November 7, 2007
By WILL WEISSERT
HAVANA (AP) — A U.N. food expert hailed Cuba as a world model in feeding its population, some 18 years after the collapse of the Soviet Bloc ravaged the island's economy and sparked widespread hunger.
Jean Ziegler, who has been the United Nations' independent investigator on "the right to food" since 2000, spent 11 days in Cuba on a fact-finding mission, meeting with top officials and chatting up farmers, state managers and ordinary Cubans waiting in line for food allotted by ration cards.
"We haven't seen even one malnourished person" — a rare feat in much of poverty-stricken Latin America, Ziegler said Tuesday. "The right to being fed is the priority, without a doubt."
Cuba is one of 32 countries that include the "right to food" in their constitutions, and fewer still — including Brazil, Latin America's largest economy — meet pledges to provide food to all their citizens, he said.
Ziegler, who visited two prisons in Havana to ask inmates about their daily diets, did not address human rights concerns over the arbitrary imprisonment and alleged abuse of political prisoners and critics of the island's one-party government.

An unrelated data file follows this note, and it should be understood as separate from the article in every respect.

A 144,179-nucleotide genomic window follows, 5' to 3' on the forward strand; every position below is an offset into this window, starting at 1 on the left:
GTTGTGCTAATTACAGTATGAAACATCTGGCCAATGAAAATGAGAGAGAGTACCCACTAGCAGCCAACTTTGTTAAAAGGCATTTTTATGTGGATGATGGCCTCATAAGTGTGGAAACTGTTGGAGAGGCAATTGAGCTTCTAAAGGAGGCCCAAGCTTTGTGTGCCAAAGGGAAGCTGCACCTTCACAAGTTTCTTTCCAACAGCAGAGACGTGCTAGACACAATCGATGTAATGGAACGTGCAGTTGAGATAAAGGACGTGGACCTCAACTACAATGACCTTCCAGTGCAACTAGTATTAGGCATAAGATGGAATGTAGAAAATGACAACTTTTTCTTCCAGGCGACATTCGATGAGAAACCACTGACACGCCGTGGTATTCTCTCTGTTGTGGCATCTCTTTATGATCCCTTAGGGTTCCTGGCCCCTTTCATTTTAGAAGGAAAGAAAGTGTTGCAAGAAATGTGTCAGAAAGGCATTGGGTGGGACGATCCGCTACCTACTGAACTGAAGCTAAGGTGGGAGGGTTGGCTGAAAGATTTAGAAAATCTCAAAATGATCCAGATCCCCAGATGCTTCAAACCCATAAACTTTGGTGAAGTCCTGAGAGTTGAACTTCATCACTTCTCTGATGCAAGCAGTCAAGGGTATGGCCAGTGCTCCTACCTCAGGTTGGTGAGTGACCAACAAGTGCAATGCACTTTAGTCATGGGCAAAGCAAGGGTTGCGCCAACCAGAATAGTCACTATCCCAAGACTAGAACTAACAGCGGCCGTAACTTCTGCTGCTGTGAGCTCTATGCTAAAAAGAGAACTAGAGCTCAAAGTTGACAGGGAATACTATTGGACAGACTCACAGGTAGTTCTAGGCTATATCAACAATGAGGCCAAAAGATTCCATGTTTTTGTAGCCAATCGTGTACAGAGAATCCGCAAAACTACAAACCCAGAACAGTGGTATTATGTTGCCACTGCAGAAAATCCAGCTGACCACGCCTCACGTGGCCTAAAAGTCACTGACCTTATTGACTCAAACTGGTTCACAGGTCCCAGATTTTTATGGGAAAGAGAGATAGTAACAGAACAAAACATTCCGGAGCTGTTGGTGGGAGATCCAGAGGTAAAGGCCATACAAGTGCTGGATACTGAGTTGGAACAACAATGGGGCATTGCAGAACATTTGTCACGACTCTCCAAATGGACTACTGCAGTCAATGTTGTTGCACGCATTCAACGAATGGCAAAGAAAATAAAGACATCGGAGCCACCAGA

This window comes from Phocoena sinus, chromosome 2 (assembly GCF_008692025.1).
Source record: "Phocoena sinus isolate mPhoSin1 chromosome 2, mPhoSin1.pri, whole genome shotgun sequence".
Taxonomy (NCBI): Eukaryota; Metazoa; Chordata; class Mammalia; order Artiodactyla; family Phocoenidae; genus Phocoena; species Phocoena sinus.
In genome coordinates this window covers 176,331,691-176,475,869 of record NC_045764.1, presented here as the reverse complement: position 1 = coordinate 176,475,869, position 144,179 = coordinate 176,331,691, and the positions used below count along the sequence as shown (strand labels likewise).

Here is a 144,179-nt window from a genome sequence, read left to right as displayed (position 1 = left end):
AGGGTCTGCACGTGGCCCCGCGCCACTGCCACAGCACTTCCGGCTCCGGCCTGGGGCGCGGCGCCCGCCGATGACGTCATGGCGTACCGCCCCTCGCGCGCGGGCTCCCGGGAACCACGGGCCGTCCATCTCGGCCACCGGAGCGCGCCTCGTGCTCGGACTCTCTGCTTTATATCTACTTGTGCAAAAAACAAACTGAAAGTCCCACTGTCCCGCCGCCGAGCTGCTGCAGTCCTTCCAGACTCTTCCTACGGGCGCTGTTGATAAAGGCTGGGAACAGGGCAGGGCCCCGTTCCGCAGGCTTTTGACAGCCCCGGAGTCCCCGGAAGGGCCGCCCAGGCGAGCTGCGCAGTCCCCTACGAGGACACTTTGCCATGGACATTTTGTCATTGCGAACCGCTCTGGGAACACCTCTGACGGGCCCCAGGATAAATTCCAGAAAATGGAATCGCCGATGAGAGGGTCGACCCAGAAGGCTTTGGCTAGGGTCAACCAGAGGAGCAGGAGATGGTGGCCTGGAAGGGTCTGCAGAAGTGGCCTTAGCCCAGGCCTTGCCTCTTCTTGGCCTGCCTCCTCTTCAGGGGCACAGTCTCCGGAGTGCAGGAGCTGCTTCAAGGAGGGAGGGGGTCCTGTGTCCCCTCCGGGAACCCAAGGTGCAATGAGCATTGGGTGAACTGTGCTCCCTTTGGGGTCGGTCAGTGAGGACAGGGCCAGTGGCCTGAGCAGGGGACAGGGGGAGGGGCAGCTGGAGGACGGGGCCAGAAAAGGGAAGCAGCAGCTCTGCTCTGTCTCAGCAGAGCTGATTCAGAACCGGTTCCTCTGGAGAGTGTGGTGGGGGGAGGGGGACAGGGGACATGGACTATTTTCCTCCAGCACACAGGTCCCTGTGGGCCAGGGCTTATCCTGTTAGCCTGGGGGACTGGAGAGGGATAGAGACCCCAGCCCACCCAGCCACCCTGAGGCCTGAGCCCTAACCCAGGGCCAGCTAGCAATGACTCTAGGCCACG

Despite a 46-year U.S. embargo against the communist-run island, Cuba has found ways to ensure its population does not go hungry, Ziegler said. "Cuba always invents an answer," he noted.
Widespread daily shortages continue to frustrate Cubans, and the government blames those — and nearly all other — problems on the embargo. Yet since 2000, Cuba has been able to purchase food and agricultural products from the U.S. on a cash basis.
The island still struggles with major deficits in food production, and relies too much on foreign imports, Ziegler said. But the related need to improve production capacity has been addressed more openly since July, when interim leader Raul Castro encouraged people to seek ways to improve efficiency in farming and other sectors.
Raul Castro has governed Cuba since July 2006, when emergency intestinal surgery forced his brother Fidel to step aside.
In the early 1990s, Cuba was forced to adopt wartime-like austerity measures after the Soviet Union collapsed and the island's gross domestic product plunged by 35 percent.
Ziegler's visit marked the third time a U.N. special investigator has been invited to the island since 1998. The Geneva-based U.N. Human Rights Council appoints outside experts like him to investigate specific countries or subjects, giving them wide latitude in their reports.